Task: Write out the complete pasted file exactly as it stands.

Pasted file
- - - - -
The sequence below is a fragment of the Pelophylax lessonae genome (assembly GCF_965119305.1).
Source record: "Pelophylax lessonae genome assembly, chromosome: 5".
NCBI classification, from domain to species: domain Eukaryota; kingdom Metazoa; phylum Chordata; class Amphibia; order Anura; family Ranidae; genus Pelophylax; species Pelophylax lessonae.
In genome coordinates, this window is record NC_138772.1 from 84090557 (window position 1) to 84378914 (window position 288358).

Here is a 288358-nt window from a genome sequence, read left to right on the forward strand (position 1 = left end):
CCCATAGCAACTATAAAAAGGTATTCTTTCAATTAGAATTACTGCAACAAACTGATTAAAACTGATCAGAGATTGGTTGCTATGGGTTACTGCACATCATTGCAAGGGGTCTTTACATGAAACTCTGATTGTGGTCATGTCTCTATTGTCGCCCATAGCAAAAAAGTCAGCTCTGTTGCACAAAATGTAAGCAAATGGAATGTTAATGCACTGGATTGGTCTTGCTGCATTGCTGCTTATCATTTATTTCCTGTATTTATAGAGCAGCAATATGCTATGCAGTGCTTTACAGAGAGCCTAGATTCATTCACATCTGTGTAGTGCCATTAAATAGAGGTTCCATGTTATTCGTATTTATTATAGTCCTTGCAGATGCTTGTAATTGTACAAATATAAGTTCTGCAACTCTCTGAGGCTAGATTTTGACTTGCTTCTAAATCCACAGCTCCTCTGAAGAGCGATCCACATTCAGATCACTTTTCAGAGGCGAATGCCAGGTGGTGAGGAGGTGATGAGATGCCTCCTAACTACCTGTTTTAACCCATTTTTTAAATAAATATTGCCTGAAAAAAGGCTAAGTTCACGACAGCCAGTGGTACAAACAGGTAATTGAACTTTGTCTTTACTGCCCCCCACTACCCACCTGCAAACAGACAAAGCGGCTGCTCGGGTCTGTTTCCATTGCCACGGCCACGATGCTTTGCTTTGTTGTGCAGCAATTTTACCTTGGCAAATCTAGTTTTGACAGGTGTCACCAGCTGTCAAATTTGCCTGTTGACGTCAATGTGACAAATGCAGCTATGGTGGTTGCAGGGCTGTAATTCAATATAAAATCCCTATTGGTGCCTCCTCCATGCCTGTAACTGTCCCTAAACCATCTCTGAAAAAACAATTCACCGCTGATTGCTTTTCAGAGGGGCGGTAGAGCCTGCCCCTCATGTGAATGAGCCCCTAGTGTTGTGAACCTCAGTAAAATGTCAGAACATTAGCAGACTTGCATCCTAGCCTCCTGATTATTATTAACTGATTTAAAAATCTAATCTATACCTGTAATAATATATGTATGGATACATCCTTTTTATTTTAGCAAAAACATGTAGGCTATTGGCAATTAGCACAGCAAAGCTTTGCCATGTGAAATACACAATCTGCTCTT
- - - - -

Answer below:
The sequence below is a fragment of the Pelophylax lessonae genome (assembly GCF_965119305.1).
Source record: "Pelophylax lessonae genome assembly, chromosome: 5".
NCBI classification, from domain to species: domain Eukaryota; kingdom Metazoa; phylum Chordata; class Amphibia; order Anura; family Ranidae; genus Pelophylax; species Pelophylax lessonae.
In genome coordinates, this window is record NC_138772.1 from 84090557 (window position 1) to 84378914 (window position 288358).

Here is a 288358-nt window from a genome sequence, read left to right on the forward strand (position 1 = left end):
CCCATAGCAACTATAAAAAGGTATTCTTTCAATTAGAATTACTGCAACAAACTGATTAAAACTGATCAGAGATTGGTTGCTATGGGTTACTGCACATCATTGCAAGGGGTCTTTACATGAAACTCTGATTGTGGTCATGTCTCTATTGTCGCCCATAGCAAAAAAGTCAGCTCTGTTGCACAAAATGTAAGCAAATGGAATGTTAATGCACTGGATTGGTCTTGCTGCATTGCTGCTTATCATTTATTTCCTGTATTTATAGAGCAGCAATATGCTATGCAGTGCTTTACAGAGAGCCTAGATTCATTCACATCTGTGTAGTGCCATTAAATAGAGGTTCCATGTTATTCGTATTTATTATAGTCCTTGCAGATGCTTGTAATTGTACAAATATAAGTTCTGCAACTCTCTGAGGCTAGATTTTGACTTGCTTCTAAATCCACAGCTCCTCTGAAGAGCGATCCACATTCAGATCACTTTTCAGAGGCGAATGCCAGGTGGTGAGGAGGTGATGAGATGCCTCCTAACTACCTGTTTTAACCCATTTTTTAAATAAATATTGCCTGAAAAAAGGCTAAGTTCACGACAGCCAGTGGTACAAACAGGTAATTGAACTTTGTCTTTACTGCCCCCCACTACCCACCTGCAAACAGACAAAGCGGCTGCTCGGGTCTGTTTCCATTGCCACGGCCACGATGCTTTGCTTTGTTGTGCAGCAATTTTACCTTGGCAAATCTAGTTTTGACAGGTGTCACCAGCTGTCAAATTTGCCTGTTGACGTCAATGTGACAAATGCAGCTATGGTGGTTGCAGGGCTGTAATTCAATATAAAATCCCTATTGGTGCCTCCTCCATGCCTGTAACTGTCCCTAAACCATCTCTGAAAAAACAATTCACCGCTGATTGCTTTTCAGAGGGGCGGTAGAGCCTGCCCCTCATGTGAATGAGCCCCTAGTGTTGTGAACCTCAGTAAAATGTCAGAACATTAGCAGACTTGCATCCTAGCCTCCTGATTATTATTAACTGATTTAAAAATCTAATCTATACCTGTAATAATATATGTATGGATACATCCTTTTTATTTTAGCAAAAACATGTAGGCTATTGGCAATTAGCACAGCAAAGCTTTGCCATGTGAAATACACAATCTGCTCTT